by BERNAMA / pic by BERNAMA
Prime Minister Tan Sri Muhyiddin Yassin said apart from the socio-economic impact of COVID-19 pandemic, United Nation members need to stay cautious of the possibility of terrorism rearing its ugly head in this time of uncertainty.
He said in the midst of the pandemic, transparent communication, good networking and greater intelligence cooperation at the national as well as international levels are imperative to counter-terrorism and radicalisation.
Speaking at the General Debate of the 75th session of the United Nations General Assembly (UNGA) in New York virtually, Muhyiddin said nations must never discount the fact that terrorist groups could be ramping up their efforts to take advantage of the present uncertain times to further enhance their agenda.
“This is a psychological war waged on the vulnerable and we must win over “hearts and minds” to succeed. Effective communication strategies at all available channels must be prioritised to ensure that misinformation and disinformation is countered, without infringing respective domestic laws,” he said.
On access to the COVID-19 vaccine, Muhyiddin said the manufacturing of a vaccine must promote international collaboration rather than nationalistic competition as saving lives should be UN members’ priority.
“We must remember that COVID-19 does not discriminate and because of that, our response should not too.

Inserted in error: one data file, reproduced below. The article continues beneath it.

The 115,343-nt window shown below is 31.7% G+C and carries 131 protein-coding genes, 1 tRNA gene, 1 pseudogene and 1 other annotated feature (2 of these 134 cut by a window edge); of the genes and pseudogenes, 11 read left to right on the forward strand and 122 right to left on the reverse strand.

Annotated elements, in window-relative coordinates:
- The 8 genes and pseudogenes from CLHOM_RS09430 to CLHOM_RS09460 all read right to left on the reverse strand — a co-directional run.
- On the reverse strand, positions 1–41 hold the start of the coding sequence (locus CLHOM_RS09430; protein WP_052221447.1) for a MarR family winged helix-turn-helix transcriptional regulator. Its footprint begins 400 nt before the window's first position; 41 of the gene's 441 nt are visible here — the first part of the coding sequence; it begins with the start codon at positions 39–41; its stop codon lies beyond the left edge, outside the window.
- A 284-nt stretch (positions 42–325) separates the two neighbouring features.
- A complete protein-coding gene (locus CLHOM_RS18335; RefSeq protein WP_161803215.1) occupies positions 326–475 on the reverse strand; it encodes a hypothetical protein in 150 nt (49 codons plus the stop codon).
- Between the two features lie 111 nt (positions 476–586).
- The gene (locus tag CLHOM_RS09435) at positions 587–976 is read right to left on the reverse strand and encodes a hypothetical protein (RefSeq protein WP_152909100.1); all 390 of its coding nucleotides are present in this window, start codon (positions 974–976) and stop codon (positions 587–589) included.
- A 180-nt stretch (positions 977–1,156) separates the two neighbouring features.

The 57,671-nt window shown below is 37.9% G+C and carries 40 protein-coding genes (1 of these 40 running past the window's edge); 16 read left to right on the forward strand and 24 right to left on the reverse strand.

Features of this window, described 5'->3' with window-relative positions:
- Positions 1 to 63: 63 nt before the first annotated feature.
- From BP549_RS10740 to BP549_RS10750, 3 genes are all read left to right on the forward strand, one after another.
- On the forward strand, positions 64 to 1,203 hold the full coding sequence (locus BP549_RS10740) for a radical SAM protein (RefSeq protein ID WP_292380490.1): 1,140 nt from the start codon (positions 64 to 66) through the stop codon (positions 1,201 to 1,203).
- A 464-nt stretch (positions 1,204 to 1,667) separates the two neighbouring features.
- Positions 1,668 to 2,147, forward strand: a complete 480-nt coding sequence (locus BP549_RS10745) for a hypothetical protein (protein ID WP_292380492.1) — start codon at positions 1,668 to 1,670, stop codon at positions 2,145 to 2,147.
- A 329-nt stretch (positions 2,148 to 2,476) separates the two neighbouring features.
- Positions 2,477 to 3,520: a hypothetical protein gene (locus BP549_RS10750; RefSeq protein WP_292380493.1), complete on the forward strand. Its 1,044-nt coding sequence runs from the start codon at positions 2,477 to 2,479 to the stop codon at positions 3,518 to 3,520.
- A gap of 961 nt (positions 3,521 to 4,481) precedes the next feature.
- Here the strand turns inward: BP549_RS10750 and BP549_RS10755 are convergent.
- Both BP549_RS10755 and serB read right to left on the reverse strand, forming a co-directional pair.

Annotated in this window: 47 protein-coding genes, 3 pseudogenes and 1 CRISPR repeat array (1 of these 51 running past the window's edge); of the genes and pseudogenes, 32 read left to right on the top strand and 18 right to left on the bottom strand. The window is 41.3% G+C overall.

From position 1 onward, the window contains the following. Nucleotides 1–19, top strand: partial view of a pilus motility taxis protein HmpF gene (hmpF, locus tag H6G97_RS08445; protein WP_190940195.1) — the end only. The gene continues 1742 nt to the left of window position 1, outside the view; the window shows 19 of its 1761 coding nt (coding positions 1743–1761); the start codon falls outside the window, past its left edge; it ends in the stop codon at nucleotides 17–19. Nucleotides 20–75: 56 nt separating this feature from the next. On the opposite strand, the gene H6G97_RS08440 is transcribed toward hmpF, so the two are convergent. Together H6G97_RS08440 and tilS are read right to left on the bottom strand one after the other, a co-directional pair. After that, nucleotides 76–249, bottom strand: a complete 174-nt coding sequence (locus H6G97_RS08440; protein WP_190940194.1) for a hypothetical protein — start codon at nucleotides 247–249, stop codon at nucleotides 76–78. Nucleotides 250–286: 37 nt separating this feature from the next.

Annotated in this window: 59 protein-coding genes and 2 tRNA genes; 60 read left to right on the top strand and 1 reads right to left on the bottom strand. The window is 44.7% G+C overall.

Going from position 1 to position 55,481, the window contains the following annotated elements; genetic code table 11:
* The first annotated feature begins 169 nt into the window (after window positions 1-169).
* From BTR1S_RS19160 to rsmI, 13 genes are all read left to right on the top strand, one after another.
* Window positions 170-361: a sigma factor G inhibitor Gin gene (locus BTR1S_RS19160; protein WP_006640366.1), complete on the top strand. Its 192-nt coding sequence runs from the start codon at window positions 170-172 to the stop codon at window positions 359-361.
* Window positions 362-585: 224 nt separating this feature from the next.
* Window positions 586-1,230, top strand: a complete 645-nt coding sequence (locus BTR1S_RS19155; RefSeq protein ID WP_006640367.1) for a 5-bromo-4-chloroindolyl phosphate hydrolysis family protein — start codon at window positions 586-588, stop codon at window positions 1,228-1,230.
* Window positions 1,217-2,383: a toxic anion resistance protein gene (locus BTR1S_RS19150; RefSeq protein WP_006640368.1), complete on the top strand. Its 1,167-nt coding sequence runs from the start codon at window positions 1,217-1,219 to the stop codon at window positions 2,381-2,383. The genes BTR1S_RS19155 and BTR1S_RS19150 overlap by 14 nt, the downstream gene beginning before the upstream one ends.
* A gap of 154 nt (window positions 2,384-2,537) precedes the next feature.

“The pandemic has levelled the playing field for all nations and the race is on to obtain a vaccine. Until or unless we obtain the anti-viral medication required to treat and a vaccine to prevent this novel coronavirus (COVID-19), we can never fully declare victory against it,” he said.
At the same time, he, nevertheless lamented UN’s slow action in aiding the response of Member States to COVID-19, citing that in the first few months of the pandemic, the United Nations Security Council (UNSC) failed to discuss the issue although COVID-19 clearly poses a grave threat to the security of the world.
He said the United Nations Security Council had adopted a resolution to demand an immediate cessation of hostilities only on July 1, which would allow nations to refocus resources on combatting the pandemic.
“This is a positive step. However, we can only imagine the benefits of such action if it had been undertaken much sooner,” he said, adding that it is about time that the Security Council composition better reflects the UN’s current membership.
In addition, Muhyiddin also pointed out that the five permanent seats in the Security Council which were reserved for the veto-wielding five victors of a World War has proven that the organisation (UN) needs to be reformed.
“There would not be an alliance to pursue a common goal if one party thinks it has more right to decide than the others. Since 1946, the veto has been wielded more than 200 times. There is nothing democratic in the way the veto is used.
“The veto is open to abuse, be it sanctimoniously, hypocritically, or to uphold wrongdoings. This is why we need to move the reform process forward. Only with an improved Security Council and United Nations can the world hope to see problems being addressed effectively,” he said.